I "settled" for staring with a 2006 Reserve bottle of Barnard Griffen Cab Sauv. I believe that Josh got this bottle for me when he was in the area a couple of months ago. I knew Aaron and Heather would like this one because I think actually might have given them one, perhaps just a different year. As expected, it was an enjoyable wine that the three of us wished there was more of, but sadly, there was not. At least not in my possession.

As we munched, drank, and conversed, I began to think about what I would open next, and I thought it was the time to open a very special bottle. You may recall that Josh made a post about the Best Wines of 2009. In that post, I wrote about a bottle of Pinot Noir I had from Westrey Estates, which I received after my first year at Willamette University. As I was switching departments, it was a send-off gift from my then director. Along with the bottle from Westrey, I also received a 2006 Pinot Noir from Grochau Cellars. I was incredibly nervous about this wine, but not for what you might think. I received this bottle in May of 2008, and the heat of the summers of 2008 and 2009 caused a couple of my bottles of wine to go South. As a result my main concern was that this was a cooked wine that would put the evening on a sour note.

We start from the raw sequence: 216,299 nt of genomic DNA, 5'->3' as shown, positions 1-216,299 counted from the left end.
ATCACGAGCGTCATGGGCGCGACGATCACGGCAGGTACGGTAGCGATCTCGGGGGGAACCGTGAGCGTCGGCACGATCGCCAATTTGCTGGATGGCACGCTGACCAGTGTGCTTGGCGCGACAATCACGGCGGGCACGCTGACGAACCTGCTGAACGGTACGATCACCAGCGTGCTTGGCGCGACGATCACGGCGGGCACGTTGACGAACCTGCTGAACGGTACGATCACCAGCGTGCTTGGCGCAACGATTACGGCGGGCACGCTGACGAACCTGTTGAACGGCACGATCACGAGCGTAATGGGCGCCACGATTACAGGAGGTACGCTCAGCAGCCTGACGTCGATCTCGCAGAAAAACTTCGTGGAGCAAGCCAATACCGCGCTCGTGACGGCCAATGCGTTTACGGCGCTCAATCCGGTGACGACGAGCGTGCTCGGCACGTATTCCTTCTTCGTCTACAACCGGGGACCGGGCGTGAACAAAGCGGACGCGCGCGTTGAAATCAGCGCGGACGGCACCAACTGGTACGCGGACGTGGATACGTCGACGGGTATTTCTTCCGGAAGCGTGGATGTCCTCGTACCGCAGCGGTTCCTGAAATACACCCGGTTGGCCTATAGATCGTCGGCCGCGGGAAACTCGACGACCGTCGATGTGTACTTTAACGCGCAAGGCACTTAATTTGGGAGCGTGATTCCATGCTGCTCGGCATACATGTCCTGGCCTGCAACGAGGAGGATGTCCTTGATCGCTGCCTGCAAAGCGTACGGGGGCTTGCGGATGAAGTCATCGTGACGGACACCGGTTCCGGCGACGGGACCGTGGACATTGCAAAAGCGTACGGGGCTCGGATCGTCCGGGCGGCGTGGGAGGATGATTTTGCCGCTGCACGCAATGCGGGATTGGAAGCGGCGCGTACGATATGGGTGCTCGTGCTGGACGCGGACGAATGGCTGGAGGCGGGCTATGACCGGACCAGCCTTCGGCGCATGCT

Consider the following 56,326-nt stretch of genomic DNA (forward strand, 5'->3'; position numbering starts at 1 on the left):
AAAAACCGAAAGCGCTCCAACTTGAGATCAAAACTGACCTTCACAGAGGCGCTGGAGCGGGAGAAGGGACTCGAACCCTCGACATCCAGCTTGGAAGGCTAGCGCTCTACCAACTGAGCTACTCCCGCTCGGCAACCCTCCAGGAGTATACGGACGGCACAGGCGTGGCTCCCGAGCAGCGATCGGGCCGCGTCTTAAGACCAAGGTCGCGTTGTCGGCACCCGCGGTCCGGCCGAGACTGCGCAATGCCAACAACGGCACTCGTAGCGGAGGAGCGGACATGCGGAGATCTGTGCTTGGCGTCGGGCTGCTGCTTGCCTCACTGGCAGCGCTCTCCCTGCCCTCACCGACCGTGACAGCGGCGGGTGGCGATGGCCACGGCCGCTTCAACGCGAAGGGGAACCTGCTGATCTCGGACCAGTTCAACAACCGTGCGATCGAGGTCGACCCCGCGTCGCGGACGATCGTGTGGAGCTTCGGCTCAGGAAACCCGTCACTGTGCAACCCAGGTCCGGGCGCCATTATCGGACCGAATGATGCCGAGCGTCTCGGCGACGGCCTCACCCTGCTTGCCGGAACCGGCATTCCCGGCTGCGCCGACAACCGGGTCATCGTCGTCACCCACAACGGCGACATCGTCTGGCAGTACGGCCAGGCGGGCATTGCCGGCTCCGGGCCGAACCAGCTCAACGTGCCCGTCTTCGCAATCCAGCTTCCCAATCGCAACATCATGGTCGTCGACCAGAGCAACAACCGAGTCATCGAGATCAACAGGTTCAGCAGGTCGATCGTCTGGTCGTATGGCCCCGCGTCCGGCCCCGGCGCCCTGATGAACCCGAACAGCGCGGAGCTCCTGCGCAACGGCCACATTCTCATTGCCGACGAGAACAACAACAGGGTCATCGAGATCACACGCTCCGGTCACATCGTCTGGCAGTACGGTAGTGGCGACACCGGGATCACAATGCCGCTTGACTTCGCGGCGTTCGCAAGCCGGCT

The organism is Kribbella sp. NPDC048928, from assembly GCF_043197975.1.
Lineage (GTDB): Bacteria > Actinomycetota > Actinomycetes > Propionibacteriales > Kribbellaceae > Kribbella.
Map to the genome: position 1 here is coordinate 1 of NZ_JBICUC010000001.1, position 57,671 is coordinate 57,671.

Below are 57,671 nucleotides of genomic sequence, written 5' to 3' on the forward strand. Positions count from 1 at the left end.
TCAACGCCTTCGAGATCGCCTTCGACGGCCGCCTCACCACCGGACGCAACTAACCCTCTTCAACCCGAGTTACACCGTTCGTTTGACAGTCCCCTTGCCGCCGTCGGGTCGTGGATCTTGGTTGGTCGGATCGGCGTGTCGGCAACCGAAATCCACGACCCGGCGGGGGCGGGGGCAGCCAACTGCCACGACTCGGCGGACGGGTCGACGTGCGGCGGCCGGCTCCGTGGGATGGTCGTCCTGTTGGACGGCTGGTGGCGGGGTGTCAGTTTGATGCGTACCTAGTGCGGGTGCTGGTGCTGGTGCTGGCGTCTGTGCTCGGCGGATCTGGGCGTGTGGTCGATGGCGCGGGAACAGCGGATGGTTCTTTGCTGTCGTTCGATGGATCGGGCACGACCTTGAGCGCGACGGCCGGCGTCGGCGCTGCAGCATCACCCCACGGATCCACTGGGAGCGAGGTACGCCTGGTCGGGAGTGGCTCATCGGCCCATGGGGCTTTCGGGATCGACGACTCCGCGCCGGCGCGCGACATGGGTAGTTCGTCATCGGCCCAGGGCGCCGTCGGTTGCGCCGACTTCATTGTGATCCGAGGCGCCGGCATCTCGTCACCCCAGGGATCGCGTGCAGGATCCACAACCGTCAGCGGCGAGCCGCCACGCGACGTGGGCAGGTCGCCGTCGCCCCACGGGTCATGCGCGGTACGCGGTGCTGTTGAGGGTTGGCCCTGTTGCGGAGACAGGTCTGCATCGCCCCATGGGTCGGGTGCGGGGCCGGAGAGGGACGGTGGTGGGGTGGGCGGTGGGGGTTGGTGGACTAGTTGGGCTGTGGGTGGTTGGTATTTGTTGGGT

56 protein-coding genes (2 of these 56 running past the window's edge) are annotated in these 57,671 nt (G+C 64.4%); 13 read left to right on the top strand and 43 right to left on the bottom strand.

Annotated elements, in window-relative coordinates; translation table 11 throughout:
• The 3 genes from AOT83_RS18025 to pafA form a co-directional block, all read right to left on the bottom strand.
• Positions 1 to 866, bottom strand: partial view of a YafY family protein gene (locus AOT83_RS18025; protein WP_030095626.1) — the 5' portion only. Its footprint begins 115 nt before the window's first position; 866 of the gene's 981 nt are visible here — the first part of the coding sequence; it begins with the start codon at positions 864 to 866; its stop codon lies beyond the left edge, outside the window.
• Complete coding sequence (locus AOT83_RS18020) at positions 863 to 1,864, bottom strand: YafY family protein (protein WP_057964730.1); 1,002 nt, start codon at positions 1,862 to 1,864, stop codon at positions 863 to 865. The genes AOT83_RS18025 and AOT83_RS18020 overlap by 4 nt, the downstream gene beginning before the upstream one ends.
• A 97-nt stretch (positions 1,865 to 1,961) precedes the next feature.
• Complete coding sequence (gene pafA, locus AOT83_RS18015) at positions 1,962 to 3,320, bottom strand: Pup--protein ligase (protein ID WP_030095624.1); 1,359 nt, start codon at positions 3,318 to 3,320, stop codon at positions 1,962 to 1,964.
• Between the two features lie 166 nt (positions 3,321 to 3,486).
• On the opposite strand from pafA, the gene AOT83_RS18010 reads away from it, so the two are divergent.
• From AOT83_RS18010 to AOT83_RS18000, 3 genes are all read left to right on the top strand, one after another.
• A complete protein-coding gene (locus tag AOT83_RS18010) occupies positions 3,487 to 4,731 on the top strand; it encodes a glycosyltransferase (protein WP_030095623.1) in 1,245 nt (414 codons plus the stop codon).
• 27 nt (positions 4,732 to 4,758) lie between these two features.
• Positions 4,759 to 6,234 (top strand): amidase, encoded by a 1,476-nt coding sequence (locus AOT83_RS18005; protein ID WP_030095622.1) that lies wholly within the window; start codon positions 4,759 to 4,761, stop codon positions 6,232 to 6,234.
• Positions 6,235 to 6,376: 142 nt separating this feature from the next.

I was the first of the three to try it, wanting to make sure it was good. I couldn't get a good feel for the nose. It seemed like it might be okay because it was not completely pungent, nor was it void of any odor at all, but I still couldn't tell. I tried again, this time to get a deeper, stronger, fuller sense of the nose. Again, I still couldn't tell much of anything. The next real way to tell if a wine is good...d'uh, the taste. I could not believe what I was tasting. I immediately told Heather that she would enjoy it. She smiled. I didn't know if Aaron would like it as much, but I knew he wouldn't hate it.

"That's really good," said Heather. "I like that a lot" came out of Aaron's mouth after they both tasted this wine. We all agreed on a couple of things: